MPs last night overwhelmingly backed a full ban on smoking in England, bringing Caterer's Stub Out Smoking campaign to a successful end.
Despite months of debate and cabinet-infighting, last night's vote ended in a landslide victory for pro-ban supporters with 385 MPs voting for a complete ban in all enclosed public places. Only 184 MPs voted against.
The move brings England into line With Scotland, Wales and Northern Ireland who have already committed to a complete ban on smoking.
The English ban is expected to come into effect by the middle of 2007.
James Garner, managing editor of Caterer, said: "MPs voting to stub out smoking in all enclosed public places is a victory for common sense and a victory for hospitality employees, thousands of whom backed Caterer and Hotelkeeper's campaign for a complete ban on smoking.
The new legislation means that the health of Britain's 1.6 million hospitality workers will no longer be at the mercy of second-hand smoke.
Caterer's 18-month campaign.
Such was the momentum behind the move towards a complete ban, that even Health Secretary Patricia Hewitt changed her stance and voted for a total ban.
Interviewed on Channel 4 News after the result, she said she had been swayed by the strong economical argument from hospitality representatives against an exemption for clubs.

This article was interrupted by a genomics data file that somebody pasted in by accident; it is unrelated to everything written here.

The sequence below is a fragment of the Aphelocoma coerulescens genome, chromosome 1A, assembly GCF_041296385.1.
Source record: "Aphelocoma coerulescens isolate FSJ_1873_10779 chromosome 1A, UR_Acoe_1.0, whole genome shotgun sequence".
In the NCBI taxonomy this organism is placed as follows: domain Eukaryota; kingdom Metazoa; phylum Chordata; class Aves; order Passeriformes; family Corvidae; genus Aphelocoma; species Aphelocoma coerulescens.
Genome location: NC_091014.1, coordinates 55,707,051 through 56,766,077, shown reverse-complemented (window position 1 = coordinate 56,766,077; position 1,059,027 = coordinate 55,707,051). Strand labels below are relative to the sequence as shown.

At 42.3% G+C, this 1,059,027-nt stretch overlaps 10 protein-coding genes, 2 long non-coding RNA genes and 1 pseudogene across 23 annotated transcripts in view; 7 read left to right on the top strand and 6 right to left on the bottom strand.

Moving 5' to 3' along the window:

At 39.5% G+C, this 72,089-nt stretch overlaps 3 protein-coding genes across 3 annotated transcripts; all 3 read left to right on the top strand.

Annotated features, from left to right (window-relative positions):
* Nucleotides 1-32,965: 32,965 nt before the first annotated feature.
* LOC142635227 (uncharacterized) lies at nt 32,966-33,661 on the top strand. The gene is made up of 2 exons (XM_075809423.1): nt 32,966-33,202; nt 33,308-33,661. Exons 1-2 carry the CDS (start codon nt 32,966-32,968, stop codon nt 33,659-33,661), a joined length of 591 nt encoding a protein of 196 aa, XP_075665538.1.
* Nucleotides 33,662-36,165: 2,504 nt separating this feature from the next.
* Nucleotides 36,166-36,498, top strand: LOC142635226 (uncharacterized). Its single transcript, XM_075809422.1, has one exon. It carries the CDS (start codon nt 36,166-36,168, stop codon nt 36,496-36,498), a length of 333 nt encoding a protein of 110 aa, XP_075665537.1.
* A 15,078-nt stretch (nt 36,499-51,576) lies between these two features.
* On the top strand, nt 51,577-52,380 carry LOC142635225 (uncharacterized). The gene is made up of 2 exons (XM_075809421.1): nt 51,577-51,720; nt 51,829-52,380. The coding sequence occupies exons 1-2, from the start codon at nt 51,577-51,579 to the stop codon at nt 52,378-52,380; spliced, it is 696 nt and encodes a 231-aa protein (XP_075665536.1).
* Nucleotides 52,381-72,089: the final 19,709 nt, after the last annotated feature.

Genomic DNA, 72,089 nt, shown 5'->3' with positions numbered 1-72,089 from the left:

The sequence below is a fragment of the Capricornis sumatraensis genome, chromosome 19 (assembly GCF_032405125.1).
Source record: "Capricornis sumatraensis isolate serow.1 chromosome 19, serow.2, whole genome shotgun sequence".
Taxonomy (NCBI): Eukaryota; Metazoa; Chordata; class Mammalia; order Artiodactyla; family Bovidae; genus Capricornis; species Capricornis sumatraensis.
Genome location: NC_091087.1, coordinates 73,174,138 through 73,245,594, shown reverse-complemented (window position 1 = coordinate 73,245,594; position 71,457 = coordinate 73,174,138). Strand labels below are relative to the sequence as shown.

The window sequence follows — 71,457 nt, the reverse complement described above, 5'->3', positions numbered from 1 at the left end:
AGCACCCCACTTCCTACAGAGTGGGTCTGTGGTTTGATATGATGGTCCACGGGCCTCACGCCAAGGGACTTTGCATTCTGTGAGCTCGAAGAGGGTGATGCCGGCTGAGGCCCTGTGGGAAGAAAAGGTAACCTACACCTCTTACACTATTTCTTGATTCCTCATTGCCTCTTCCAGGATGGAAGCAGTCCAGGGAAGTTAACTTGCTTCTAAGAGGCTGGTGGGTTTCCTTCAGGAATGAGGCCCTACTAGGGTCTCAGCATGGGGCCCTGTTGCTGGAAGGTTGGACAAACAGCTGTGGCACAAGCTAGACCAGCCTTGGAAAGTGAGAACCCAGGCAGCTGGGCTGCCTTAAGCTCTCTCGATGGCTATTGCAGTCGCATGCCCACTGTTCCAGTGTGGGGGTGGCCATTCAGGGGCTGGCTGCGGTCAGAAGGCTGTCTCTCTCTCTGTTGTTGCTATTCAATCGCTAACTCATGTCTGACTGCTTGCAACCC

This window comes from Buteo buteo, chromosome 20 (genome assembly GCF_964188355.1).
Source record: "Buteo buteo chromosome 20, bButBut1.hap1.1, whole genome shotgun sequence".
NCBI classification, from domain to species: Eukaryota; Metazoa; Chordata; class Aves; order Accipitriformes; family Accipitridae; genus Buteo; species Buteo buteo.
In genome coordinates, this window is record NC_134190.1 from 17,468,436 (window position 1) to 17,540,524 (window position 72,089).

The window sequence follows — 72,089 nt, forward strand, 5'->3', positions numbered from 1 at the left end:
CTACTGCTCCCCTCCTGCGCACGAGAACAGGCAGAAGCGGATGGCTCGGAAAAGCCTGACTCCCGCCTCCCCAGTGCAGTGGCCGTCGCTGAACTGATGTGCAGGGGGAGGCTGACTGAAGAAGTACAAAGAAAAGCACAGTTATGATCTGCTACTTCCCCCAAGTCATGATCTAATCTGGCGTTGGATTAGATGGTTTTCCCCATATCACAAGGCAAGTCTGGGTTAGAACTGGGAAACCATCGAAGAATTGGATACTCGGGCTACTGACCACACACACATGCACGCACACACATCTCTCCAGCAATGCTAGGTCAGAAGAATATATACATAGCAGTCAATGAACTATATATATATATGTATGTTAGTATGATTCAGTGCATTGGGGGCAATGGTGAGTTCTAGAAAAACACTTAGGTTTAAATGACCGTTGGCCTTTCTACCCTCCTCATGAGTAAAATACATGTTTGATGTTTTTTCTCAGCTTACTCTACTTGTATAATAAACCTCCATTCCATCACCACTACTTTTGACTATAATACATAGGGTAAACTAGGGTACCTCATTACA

Hewitt denied the Government had been dragged kicking and screaming to a full ban by public opinion.
"We said in our manifesto that we would ban smoking in most public places, which we have done. This bill will save thousands of lives and is on a par with seatbelts in cars. It is a very important public health measure," she said.
Alex Markham, chief executive of Cancer Research, said: "We're delighted that the smoke free law will give all workers, including those in pubs and private members' clubs, equal protection from the life-threatening effects of second hand smoke."
Brian Revell, T&G national organiser for food and agriculture, said: "The MPs have taken the right decision tonight to safeguard the health of thousands of bar staff.
A spokesman for the British Beer & Pub Association said: "We are pleased that MPs have ensured a level playing field for all, with no exemption for private members' clubs. Such clubs are in direct competition with pubs, and they are not private places. They sell 1.2 billion pints of beer a year, and their thousands of employees are subject to the same health and safety at work regulations as pub industry staff."
Pro smoking group Forest attacked the decision and said a total ban was disproportionate to the problem of second-hand smoke.
"Unfortunately MPs have been seduced by an unprecedented campaign of propaganda about the effects of passive smoking, for which evidence is inconclusive."
By Chris Druce
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